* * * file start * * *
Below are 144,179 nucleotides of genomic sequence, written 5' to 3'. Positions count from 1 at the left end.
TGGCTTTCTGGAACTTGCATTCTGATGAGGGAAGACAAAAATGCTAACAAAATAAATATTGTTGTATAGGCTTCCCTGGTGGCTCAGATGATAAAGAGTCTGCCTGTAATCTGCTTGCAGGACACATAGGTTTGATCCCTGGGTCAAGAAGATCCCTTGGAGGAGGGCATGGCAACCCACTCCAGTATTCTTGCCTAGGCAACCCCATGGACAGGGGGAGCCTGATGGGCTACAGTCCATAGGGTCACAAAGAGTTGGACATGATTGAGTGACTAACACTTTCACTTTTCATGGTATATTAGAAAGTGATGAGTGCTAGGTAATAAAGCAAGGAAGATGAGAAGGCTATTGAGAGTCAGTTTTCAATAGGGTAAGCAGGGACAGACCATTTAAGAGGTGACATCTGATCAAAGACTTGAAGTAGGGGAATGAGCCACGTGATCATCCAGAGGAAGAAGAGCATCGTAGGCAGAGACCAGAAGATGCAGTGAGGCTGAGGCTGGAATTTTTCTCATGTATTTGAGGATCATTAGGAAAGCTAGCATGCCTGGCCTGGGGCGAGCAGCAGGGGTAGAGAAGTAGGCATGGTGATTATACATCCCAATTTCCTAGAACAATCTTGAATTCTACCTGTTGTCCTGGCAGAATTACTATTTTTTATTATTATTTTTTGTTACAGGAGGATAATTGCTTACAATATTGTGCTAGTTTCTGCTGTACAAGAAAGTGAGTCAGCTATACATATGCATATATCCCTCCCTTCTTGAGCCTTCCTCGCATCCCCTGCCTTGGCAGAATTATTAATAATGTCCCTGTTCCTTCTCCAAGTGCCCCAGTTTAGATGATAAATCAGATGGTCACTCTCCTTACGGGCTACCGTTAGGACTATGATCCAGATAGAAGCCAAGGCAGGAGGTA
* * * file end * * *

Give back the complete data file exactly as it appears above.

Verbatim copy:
Below are 144,179 nucleotides of genomic sequence, written 5' to 3'. Positions count from 1 at the left end.
TGGCTTTCTGGAACTTGCATTCTGATGAGGGAAGACAAAAATGCTAACAAAATAAATATTGTTGTATAGGCTTCCCTGGTGGCTCAGATGATAAAGAGTCTGCCTGTAATCTGCTTGCAGGACACATAGGTTTGATCCCTGGGTCAAGAAGATCCCTTGGAGGAGGGCATGGCAACCCACTCCAGTATTCTTGCCTAGGCAACCCCATGGACAGGGGGAGCCTGATGGGCTACAGTCCATAGGGTCACAAAGAGTTGGACATGATTGAGTGACTAACACTTTCACTTTTCATGGTATATTAGAAAGTGATGAGTGCTAGGTAATAAAGCAAGGAAGATGAGAAGGCTATTGAGAGTCAGTTTTCAATAGGGTAAGCAGGGACAGACCATTTAAGAGGTGACATCTGATCAAAGACTTGAAGTAGGGGAATGAGCCACGTGATCATCCAGAGGAAGAAGAGCATCGTAGGCAGAGACCAGAAGATGCAGTGAGGCTGAGGCTGGAATTTTTCTCATGTATTTGAGGATCATTAGGAAAGCTAGCATGCCTGGCCTGGGGCGAGCAGCAGGGGTAGAGAAGTAGGCATGGTGATTATACATCCCAATTTCCTAGAACAATCTTGAATTCTACCTGTTGTCCTGGCAGAATTACTATTTTTTATTATTATTTTTTGTTACAGGAGGATAATTGCTTACAATATTGTGCTAGTTTCTGCTGTACAAGAAAGTGAGTCAGCTATACATATGCATATATCCCTCCCTTCTTGAGCCTTCCTCGCATCCCCTGCCTTGGCAGAATTATTAATAATGTCCCTGTTCCTTCTCCAAGTGCCCCAGTTTAGATGATAAATCAGATGGTCACTCTCCTTACGGGCTACCGTTAGGACTATGATCCAGATAGAAGCCAAGGCAGGAGGTA